As happened so many times with her concerts, yesterday’s tribute to Montserrat Caballé was full. Each of the 454 places to attend the mass and concert in Barcelona’s cathedral, the tickets for which were available free on Monday, went in three hours, as people turned out to pay their respects to the diva who died on October 6, aged 85. The tribute took place on the wishes of her family and the Liceu opera house, which opened its doors to show the commemoration on a large screen. The 1,800 seats for that were also full. Yesterday’s tribute was a show of popular condolence for a beloved public figure.
As was fitting, the event was musical, starting with Samuel Barber’s Adagio, performed by the Liceu orchestra under Josep Pons, as archbishop Juan José Omella took his place at the altar. Omella gave an overview of Caballé’s life, calling her as “one of the most relevant artists in world opera, an ambassador for our country in all the corners of the planet where her voice was heard.”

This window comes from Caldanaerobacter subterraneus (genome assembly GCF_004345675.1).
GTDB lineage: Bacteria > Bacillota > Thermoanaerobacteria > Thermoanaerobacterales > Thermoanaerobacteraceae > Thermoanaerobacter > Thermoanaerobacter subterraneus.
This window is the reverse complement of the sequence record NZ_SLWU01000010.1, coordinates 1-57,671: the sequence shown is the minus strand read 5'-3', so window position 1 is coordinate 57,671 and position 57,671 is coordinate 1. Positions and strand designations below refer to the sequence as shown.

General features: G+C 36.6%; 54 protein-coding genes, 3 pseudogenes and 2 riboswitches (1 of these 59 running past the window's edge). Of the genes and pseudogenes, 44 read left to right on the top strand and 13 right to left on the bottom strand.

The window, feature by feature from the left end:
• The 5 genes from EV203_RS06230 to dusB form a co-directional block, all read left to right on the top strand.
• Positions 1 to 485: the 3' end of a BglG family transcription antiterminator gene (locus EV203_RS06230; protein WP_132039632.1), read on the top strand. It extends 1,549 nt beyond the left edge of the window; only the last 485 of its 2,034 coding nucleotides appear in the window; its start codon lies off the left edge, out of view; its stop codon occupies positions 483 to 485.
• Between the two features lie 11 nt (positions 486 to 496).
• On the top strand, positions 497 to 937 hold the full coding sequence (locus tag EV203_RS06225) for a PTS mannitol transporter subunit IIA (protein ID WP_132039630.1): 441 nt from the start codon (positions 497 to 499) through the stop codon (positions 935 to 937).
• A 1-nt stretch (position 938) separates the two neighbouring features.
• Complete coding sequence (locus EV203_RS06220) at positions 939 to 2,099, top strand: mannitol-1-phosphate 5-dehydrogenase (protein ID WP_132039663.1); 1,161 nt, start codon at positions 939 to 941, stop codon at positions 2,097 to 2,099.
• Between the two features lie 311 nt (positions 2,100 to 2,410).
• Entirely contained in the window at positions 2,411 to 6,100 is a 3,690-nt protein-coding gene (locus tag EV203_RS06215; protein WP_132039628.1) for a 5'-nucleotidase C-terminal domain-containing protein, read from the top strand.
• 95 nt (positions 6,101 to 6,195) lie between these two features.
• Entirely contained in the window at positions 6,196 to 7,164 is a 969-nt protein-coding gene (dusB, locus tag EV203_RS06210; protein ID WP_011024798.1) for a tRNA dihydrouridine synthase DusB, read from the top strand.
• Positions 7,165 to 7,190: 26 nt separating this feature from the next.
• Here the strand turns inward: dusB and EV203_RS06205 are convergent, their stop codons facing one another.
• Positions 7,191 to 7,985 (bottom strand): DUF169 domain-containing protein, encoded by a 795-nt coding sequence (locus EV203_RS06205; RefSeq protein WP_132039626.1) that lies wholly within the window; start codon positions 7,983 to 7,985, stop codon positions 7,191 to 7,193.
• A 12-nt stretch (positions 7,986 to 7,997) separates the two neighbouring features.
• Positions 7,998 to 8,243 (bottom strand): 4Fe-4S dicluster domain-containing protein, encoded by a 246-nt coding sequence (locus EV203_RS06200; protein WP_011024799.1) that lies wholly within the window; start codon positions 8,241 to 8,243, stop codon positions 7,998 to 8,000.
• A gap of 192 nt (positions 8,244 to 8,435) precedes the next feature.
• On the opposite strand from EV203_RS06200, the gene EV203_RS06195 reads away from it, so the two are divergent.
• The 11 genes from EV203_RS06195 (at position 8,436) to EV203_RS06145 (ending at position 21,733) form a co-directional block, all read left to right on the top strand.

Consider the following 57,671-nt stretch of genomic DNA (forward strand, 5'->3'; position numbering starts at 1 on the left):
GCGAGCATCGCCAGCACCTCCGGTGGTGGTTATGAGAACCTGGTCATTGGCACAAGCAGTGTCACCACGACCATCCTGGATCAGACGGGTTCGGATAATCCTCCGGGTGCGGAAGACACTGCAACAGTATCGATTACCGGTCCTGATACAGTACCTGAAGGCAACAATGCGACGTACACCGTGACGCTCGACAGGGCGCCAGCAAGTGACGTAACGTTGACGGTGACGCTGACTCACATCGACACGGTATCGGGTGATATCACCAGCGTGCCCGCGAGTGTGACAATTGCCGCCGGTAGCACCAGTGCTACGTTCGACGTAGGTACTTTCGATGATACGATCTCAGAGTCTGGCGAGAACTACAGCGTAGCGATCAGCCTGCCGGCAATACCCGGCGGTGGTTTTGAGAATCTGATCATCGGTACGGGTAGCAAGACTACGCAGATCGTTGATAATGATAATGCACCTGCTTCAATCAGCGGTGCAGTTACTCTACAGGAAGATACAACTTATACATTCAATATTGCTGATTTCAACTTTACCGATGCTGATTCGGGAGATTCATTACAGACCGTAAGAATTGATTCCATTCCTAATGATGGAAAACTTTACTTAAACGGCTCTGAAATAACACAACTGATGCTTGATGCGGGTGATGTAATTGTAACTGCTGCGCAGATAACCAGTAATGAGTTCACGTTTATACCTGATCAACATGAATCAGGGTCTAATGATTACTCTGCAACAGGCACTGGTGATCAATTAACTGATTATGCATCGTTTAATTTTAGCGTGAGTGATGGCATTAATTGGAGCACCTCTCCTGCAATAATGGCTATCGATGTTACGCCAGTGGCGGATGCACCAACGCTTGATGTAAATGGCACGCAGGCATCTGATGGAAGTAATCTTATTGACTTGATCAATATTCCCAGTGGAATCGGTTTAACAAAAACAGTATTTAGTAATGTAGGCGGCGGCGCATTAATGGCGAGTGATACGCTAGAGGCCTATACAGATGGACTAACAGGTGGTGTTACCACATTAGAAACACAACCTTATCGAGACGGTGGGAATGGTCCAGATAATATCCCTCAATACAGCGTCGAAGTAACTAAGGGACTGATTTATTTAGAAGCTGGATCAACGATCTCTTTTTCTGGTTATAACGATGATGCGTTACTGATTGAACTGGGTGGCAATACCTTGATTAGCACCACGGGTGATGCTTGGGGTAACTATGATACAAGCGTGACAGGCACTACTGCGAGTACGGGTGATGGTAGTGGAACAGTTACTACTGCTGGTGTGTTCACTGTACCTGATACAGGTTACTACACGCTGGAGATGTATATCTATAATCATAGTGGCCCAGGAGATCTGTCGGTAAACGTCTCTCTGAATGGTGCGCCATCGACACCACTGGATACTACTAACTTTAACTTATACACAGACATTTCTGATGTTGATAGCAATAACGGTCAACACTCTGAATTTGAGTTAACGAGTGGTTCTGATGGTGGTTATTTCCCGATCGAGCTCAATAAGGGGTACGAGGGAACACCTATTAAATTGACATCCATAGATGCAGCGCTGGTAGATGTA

In the front rows were Caballé’s family, and representatives of the public authorities. Neither the Catalan president nor the mayor of Barcelona were there, but representing them were culture minister, Laura Borràs, and deputy mayor, Jaume Asens. For the Spanish authorities were two ministers: territorial policy minister, Meritxell Batet, and culture minister, José Guirao. Also present were personalities from the cultural, social and economic spheres.
After the prayers came a rendition of Giuseppe Verdi’s Requiem, one of Caballé’s favourite pieces, performed by the Liceu orchestra with the participation of the Polifònica de Puig-Reig, with the unique voices of Ainhoa Arteta, Anna Larsson, Nikolai Schukoff and Alexander Vinogradov. At its end, the cathedral filled with enthusiastic applause.